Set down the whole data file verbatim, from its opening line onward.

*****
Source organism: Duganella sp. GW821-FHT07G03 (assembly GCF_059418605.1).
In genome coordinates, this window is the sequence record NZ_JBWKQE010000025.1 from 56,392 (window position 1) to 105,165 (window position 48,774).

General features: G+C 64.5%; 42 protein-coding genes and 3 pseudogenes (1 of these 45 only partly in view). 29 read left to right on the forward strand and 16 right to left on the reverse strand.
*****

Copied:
Source organism: Duganella sp. GW821-FHT07G03 (assembly GCF_059418605.1).
In genome coordinates, this window is the sequence record NZ_JBWKQE010000025.1 from 56,392 (window position 1) to 105,165 (window position 48,774).

General features: G+C 64.5%; 42 protein-coding genes and 3 pseudogenes (1 of these 45 only partly in view). 29 read left to right on the forward strand and 16 right to left on the reverse strand.